This critique of concepts such as trauma, stress, and resilience as reinforcing neoliberalism has been observed by others. It has been found to be especially detrimental to historically colonized, exploited, and marginalized communities. Alternative models and approaches have been proposed that take into account the need to move beyond the dominant and narrow focus of individualism in order to take into account the role of historical and social-political factors that impose and uphold systems of oppression and inequality.
An article in American Psychologist in 2023 by McLean, Fish, Rogers, and Syed proposes an Indigenist Ecological Systems Model. This model is proposed in order to go beyond simply looking at larger structural contexts, such as legal and educational, by including the systems of power that shape those contexts. The model promotes narratives of resistance that respect the capacity of individuals to resist, transform, and thrive in the face of adversity will also engaging collective resistance communities.
Another example is the Psychology of Radical Healing advanced by Adames and his colleagues. Like the previous model, it opposes locating problems in individuals and not in systems of oppression and social determinants of health. It integrates liberation psychology, ethnopolitical psychology, black psychology, and intersectionality. Psychologists work mutually with individuals to cultivate critical consciousness regarding the impact of oppression on them, cultivate both self and cultural knowledge, encourage radical hope envisioned in possibilities, and working individually and collectively toward achieving strength and mounting resistance.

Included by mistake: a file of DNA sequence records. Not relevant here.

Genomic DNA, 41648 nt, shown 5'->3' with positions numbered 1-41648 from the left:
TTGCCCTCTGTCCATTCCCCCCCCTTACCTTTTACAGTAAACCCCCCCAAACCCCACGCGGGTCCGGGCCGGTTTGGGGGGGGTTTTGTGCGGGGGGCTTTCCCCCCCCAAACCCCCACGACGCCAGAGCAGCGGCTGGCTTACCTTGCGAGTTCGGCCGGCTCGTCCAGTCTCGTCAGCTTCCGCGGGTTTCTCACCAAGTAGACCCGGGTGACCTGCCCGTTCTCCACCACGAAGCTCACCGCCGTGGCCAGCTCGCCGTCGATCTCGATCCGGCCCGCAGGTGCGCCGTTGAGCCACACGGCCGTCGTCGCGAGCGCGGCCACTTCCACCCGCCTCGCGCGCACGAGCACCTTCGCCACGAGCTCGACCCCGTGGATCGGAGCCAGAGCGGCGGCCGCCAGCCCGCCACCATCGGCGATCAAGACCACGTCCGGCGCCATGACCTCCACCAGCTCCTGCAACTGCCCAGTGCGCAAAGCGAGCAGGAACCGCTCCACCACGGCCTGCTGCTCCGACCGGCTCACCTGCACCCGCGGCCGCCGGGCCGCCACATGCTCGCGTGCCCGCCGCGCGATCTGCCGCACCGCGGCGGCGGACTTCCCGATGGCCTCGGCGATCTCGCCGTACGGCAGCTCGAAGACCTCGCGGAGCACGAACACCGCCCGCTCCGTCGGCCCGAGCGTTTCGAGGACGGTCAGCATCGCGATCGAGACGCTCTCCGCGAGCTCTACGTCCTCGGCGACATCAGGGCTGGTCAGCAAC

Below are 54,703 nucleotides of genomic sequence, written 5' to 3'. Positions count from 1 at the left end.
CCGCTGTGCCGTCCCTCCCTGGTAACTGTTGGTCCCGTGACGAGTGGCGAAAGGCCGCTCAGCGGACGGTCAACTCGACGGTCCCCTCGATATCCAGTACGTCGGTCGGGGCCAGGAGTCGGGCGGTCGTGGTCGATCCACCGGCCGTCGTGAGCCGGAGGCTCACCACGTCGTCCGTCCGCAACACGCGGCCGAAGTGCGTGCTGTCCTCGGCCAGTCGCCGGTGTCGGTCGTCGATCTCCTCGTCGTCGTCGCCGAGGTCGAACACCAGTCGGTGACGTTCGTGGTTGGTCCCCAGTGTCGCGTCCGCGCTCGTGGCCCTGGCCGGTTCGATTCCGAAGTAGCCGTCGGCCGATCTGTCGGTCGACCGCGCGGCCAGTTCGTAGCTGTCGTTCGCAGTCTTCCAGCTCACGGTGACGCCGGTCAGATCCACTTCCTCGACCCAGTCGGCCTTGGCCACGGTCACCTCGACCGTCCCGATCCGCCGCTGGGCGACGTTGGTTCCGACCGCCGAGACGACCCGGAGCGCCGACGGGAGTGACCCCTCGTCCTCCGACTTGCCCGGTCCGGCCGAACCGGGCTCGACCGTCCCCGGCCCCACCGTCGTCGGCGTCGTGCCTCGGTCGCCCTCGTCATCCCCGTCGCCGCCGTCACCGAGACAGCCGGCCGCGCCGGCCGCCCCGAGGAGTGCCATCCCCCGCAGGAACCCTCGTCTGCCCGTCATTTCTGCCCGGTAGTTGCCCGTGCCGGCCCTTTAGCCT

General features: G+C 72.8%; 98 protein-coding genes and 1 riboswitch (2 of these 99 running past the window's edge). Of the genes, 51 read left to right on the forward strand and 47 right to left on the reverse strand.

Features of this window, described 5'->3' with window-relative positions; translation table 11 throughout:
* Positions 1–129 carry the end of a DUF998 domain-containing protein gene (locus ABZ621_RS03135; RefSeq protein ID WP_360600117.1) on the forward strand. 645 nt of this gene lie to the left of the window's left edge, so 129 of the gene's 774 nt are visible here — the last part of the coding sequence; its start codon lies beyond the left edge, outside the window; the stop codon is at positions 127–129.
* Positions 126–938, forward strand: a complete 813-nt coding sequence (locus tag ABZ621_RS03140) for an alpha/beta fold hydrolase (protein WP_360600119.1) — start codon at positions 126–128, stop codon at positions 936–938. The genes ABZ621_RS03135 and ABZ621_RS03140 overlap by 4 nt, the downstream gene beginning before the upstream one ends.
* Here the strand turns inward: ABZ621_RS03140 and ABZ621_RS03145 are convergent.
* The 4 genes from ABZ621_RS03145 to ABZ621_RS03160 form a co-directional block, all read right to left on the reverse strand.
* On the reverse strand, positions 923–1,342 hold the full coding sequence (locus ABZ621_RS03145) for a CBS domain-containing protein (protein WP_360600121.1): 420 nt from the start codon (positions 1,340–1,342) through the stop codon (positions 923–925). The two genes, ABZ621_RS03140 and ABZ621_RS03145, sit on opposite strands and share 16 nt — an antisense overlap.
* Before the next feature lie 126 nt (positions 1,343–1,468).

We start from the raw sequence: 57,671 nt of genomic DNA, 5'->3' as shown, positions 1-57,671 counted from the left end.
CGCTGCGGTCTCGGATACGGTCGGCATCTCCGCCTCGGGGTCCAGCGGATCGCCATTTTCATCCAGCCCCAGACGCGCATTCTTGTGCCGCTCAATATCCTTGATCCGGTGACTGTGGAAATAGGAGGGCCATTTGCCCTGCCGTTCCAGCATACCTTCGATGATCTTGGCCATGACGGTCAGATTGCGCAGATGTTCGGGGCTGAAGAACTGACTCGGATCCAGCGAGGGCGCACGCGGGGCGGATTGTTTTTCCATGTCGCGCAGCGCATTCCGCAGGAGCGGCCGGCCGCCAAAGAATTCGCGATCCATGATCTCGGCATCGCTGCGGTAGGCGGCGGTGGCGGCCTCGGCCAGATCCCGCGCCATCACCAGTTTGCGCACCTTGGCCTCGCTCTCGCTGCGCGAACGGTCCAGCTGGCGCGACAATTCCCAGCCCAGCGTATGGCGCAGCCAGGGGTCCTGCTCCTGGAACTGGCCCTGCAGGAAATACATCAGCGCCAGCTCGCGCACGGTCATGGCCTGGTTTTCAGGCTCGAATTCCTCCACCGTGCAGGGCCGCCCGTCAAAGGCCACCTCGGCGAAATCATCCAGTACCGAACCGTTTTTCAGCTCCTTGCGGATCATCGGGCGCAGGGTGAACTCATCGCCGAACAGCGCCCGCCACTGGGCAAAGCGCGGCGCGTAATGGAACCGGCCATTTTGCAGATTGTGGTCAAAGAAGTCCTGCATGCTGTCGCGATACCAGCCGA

Approaches such as these are essential to demystifying the true causes of suffering inflicted by a death-affirming neoliberal ideology. The interdependence of compassion with a commitment to justice is essential to truly serving the growing number of individuals suffering at its hands.
Mad in America hosts blogs by a diverse group of writers. These posts are designed to serve as a public forum for a discussion—broadly speaking—of psychiatry and its treatments. The opinions expressed are the writers’ own.